We’ve all done it to our parents (or at least I did, all the time)—find a cute puppy or kitten and then beg mercilessly for it to make its new home with us. In fact, I still do it, only now my husband is on the receiving end instead of my parents. Unfortunately, he always has a steely composure that is never cracked by a cute kitten. So when Helen Brown finds herself in the same position as my parents, with her two young sons begging her for a kitten, she gives in.
It is the early 1980s and Brown’s got a typical life. She’s a columnist living in New Zealand with her two sons and husband. Nothing extraordinary. They have now committed themselves to taking Cleo but she is still too young to come home, so while the boys anxiously await her arrival, life goes on as normal. Tragically, that all changes one sunny day in January 1983 when Brown’s older son, Sam, is hit by a car and killed. It’s a freak accident—Sam is in a hurry and fails to look both ways before crossing the street. Brown’s
world, understandably, comes crashing down. She and her family are still grief stricken weeks later when Cleo shows up at their home. In dealing with Sam’s death, Brown has completely forgotten Cleo’s impending arrival, and her first reaction is to give Cleo back, but her younger son, Rob, seems instantly improved by Cleo’s arrival. Seeing him smile, Brown decides to give Cleo a chance.
The rest of the book is full of all the trials and tribulations of the following years. Cleo instantly becomes part of the family. Her love provides a salve to the wounds of Brown’s family. That’s not to say though that Cleo is perfect. Oh no! Those of you with cats know what types of shenanigans our feline friends can get into, and Cleo is no different. Her various escapades always had me laughing aloud.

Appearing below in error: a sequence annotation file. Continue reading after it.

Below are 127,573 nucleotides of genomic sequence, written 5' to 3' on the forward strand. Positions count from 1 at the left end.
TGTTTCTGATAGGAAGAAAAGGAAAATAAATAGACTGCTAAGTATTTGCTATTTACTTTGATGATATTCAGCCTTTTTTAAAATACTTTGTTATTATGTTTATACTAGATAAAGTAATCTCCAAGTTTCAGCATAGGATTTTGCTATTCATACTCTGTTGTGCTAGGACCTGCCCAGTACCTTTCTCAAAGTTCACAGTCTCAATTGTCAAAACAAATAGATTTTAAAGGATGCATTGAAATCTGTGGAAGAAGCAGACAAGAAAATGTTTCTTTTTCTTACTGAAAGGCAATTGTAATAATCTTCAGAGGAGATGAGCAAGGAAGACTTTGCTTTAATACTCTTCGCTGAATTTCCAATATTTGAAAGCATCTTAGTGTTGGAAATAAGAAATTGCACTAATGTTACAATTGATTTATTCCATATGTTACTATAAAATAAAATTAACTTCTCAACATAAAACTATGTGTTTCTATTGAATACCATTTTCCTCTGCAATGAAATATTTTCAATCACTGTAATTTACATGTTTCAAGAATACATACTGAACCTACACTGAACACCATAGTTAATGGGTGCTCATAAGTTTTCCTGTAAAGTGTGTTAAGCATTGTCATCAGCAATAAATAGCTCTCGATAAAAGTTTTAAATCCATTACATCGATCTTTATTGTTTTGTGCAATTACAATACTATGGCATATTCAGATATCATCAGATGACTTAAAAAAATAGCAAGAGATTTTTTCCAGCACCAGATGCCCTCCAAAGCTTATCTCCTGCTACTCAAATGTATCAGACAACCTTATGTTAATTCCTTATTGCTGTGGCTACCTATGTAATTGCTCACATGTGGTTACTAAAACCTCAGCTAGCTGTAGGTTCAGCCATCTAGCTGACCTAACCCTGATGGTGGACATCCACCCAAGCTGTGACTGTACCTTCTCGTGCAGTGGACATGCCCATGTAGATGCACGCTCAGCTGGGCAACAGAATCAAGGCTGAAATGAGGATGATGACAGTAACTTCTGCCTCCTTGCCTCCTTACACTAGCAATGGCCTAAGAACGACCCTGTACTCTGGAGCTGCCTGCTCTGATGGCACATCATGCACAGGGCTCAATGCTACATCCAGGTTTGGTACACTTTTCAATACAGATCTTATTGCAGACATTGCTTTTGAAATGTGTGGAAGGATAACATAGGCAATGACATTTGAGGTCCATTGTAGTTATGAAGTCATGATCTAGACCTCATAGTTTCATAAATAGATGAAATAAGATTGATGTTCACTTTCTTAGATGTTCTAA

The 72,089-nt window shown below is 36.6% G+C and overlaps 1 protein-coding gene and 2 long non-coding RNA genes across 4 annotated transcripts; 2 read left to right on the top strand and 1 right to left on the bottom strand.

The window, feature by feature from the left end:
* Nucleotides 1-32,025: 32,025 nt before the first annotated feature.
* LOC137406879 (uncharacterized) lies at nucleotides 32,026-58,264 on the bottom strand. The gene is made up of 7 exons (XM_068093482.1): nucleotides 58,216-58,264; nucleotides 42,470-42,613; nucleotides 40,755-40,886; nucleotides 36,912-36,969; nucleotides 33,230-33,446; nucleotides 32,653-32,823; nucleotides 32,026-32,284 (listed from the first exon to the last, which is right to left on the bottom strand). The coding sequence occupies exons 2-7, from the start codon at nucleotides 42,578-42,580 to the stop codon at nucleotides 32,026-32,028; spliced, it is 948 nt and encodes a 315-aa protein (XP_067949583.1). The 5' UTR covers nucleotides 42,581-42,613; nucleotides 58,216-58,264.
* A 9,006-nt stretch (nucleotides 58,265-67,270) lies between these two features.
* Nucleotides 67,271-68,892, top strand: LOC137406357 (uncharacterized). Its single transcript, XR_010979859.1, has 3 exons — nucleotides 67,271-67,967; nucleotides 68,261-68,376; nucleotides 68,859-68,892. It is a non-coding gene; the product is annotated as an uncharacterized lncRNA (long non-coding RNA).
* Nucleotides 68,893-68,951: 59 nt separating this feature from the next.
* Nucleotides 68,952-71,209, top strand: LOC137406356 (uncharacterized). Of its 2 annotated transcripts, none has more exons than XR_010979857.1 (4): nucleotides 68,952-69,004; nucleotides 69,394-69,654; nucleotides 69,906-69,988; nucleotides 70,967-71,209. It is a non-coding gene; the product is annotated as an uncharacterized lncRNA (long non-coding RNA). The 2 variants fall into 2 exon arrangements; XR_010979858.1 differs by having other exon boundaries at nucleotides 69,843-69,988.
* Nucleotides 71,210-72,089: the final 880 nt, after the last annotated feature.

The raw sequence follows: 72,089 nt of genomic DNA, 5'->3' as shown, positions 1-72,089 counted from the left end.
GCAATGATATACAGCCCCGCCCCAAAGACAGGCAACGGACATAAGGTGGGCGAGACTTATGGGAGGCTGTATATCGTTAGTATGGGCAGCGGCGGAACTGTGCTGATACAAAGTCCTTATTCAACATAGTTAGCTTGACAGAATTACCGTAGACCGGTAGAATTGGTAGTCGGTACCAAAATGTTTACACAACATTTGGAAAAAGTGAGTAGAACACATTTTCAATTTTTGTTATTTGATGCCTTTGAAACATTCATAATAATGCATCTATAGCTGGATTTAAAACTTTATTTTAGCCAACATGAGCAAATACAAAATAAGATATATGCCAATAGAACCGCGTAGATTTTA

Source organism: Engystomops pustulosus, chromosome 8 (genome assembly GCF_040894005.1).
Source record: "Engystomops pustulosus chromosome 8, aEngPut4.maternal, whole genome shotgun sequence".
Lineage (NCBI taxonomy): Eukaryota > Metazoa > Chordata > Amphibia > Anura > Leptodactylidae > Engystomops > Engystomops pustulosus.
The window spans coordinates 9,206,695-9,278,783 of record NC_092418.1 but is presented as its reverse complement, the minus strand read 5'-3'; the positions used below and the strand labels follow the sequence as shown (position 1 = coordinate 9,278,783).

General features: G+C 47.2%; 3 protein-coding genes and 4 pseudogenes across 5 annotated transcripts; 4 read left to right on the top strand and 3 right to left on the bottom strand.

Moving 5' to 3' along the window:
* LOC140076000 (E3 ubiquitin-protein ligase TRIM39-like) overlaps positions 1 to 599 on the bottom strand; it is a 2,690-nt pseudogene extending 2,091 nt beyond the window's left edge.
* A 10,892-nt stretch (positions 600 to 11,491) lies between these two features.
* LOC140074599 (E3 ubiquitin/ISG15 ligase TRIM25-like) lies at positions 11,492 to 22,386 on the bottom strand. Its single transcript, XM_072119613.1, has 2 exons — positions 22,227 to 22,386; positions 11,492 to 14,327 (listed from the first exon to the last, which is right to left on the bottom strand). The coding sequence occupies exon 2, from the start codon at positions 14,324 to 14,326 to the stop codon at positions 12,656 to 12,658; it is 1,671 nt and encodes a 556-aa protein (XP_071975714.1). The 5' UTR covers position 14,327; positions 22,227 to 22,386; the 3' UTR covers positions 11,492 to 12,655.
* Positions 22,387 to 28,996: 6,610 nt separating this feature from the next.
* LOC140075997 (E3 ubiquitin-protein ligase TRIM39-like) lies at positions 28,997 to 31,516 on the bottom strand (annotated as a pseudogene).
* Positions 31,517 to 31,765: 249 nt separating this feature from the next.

As you can imagine, the book spans Cleo’s life. Being that she was born in ’83, it was obvious to me from the start that she could no longer be living. I was right, but only by a small margin. Cleo lived for 24 years! She was a fighter, and she held on much longer than anyone would anticipate, including her vet. Her death at the end of the book had me in tears. That rarely ever happens. I felt such a connection to Cleo that her death hit me like she was my own. I could not get that little imp out of my head!
As probably already indicated, I am a cat person. Like Brown, I never would have labeled myself as such originally, but now that I have my own team of cats ( Milo , Fiona and Charlie), I am a hopeless cat lady. If my husband were to allow it, I would have a few more! Cleo made me appreciate my cats even more— Milo constantly crying and mewing for attention and Fiona trying to “floss” her teeth on the edge of my book no longer irritated me—I encouraged it! When Cleo died, I held my cats close and cuddled them. It was as pathetic as it sounds and my husband reveled in every minute of it.
In closing, I just want to say that if you can read this book and not want a cat, your heart may be made of stone. Or maybe I am just a complete wuss. Either way, Cleo captivated me from the first page and had I not started it so late at night, I would have read it all the way through in one sitting. As it stood, I couldn’t wait to wake up the next morning to finish it.
I received this book from the publisher for review.
Make sure to come back here Monday, September 6, to check out my interview with Cleo’s author (and owner!), Helen Brown.